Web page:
A Homeworker’s Guide to Finding Reliable, Fast Broadband

Working at home isn’t a new phenomenon. Even back in 2017, around 30 percent of company employees spent at least one weekday working from home. Indeed, this had been growing at a steady pace before 2017, and today we have seen a recent growth spurt with so many safely sheltering at home. One of the difficulties with homeworkers is enjoying fast enough internet speeds to get their work done successfully, whether they’re self-employed, a remote worker, or temporarily based at home. With more time than ever on our hands, also important to consider are those playing online games such as they casino games or otherwise.

The difficulties rear their ugly head in several ways, depending on what type of work is being done. There are also problems when trying to get work completed in a shared household where some are working while others are not. What follows is a homeworker’s guide to getting work done, living harmoniously with others, and securing better broadband internet.

Homeworking in a Shared Household

The nature of using a Wi-Fi connection is that it tends to be shared with other people. The more people use it, the slower the internet experience will be for each user, depending on the internet speed at that time of day. While you wouldn’t think this is a difficulty for homeworkers, it turns out that it has been recently since more people are home and using the net at the same time.

In a recent survey, at least one-third of UK millennials reported arguments with family members or partners over who needs to use the internet and why it’s slow. This at a time when over half of us are using the internet for entertainment e.g., Netflix streaming video and YouTube, and around two-thirds for online news.

Where Are People Working?

While it’s possible to work from the dining room table in a pinch if you’re positioned in the living room; that’s a problem. The coming and going of people and the TV being on becomes a distraction when trying to get serious work done and focus completely on it. Subsequently, many homeworkers are setting up shop in a spare bedroom that’s been converted to this use or squeezing a small desk and chair into the corner of the bedroom if it’s large enough and there isn’t another practical space to use. When more than one person is trying to work from home, the space becomes even more of a premium.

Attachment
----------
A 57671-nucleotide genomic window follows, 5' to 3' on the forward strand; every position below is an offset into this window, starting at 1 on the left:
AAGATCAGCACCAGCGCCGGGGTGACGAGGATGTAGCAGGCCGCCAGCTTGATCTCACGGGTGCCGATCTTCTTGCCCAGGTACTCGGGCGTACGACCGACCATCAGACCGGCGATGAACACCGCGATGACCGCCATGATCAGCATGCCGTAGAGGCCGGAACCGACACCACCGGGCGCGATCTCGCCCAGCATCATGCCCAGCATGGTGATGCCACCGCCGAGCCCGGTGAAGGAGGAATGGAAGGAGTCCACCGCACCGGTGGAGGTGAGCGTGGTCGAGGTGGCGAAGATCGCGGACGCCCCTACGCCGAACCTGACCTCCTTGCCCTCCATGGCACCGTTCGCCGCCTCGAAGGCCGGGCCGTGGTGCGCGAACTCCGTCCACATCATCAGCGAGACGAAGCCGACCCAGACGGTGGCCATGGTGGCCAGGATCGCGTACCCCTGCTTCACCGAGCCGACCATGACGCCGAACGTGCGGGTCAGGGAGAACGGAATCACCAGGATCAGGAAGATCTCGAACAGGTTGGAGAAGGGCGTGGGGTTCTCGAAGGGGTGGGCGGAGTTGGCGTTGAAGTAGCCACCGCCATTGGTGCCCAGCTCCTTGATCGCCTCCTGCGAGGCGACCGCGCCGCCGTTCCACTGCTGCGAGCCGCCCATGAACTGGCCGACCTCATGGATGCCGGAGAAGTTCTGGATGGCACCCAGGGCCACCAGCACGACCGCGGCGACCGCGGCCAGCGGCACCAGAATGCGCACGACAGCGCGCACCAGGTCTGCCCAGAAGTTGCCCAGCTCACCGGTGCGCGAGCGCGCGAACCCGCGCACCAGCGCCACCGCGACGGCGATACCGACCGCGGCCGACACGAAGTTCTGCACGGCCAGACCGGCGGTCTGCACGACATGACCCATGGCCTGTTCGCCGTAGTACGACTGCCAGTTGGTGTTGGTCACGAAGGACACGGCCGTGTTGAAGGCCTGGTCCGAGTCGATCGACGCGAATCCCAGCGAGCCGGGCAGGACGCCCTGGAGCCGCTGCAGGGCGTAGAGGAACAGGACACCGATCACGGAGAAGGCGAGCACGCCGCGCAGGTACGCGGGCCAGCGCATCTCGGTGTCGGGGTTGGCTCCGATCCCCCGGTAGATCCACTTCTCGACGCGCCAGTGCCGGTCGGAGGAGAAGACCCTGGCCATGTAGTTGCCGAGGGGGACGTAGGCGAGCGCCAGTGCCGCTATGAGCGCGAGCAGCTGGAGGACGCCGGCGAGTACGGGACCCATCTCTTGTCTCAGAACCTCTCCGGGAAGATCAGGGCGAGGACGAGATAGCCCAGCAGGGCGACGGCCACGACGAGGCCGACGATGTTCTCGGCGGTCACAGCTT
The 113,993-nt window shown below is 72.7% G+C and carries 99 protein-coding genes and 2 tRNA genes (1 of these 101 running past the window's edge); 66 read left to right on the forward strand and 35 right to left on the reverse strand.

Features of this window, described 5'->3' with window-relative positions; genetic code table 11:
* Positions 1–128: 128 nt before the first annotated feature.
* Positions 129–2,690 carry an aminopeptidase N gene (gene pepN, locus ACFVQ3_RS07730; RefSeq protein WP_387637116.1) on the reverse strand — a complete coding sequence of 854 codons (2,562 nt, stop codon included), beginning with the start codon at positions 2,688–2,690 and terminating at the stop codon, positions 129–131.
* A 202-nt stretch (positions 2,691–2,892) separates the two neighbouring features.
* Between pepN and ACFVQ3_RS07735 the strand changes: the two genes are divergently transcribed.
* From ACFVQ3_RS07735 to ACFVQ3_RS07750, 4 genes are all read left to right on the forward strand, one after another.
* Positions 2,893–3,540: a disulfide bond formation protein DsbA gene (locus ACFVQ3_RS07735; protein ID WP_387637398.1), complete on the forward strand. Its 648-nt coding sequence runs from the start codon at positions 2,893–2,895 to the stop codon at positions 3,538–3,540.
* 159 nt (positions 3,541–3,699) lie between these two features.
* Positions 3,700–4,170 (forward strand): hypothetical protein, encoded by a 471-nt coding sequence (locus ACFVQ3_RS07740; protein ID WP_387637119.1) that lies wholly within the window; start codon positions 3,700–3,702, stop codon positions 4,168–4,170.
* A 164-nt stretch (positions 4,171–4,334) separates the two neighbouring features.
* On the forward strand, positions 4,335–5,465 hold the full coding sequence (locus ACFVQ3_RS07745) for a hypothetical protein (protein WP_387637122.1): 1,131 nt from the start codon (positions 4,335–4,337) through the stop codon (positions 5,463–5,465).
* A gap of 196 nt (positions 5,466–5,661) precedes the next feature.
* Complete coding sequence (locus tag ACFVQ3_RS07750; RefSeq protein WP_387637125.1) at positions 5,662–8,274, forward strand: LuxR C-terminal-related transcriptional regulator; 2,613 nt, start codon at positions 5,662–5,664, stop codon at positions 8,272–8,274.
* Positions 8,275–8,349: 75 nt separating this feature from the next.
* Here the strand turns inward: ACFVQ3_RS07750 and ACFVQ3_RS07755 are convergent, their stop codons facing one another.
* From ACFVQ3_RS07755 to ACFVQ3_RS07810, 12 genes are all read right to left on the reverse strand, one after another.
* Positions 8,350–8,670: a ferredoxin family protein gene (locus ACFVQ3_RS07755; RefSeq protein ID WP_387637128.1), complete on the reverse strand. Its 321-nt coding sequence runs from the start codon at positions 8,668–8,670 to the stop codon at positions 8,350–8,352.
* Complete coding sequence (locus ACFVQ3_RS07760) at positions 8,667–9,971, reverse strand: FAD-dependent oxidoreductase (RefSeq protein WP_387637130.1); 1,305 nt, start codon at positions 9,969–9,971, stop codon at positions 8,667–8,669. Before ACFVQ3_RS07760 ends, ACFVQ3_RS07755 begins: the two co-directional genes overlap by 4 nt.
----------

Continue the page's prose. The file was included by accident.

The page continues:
There are even people who, due to space limitations, decide to set up on the patio table every morning or to reconfigure the garden shed to convert it into an office. A conservatory is another option chosen by a few if they can handle the midday sun streaming in when they don’t have blinds installed yet.

Will the Broadband Signal Reach This Far?

When the broadband router is downstairs, which it usually is, then the signal only broadcasts so far.

It’s worth pointing out that when you decide to compare broadband deals to find something faster, the speed to the home does not affect the ability of homeworkers upstairs to grab the Wi-Fi signal. It’s a completely different thing! That might seem obvious to many, but it’s not to everyone, so we mention it to avoid confusion.

If the Wi-Fi signal is down to 2-3 bars (out of five) for the connection to the router via Wi-Fi, then the speed will be drastically reduced. In reality, speed declines the farther you get away from the router. Modern routers broadcast a much greater distance than a few years ago. However, when the signal must go through walls and/or ceilings, there may be a considerable variance between the internet speed enjoyed upstairs and the speeds available near to the router.

It may be worth investing in a Wi-Fi extender or a second router configured as a repeater to re-broadcast the router’s original Wi-Fi signal. It will cover a greater distance to get past speed declines due to the distance from the internet equipment. A broadband installer won’t usually do this for you!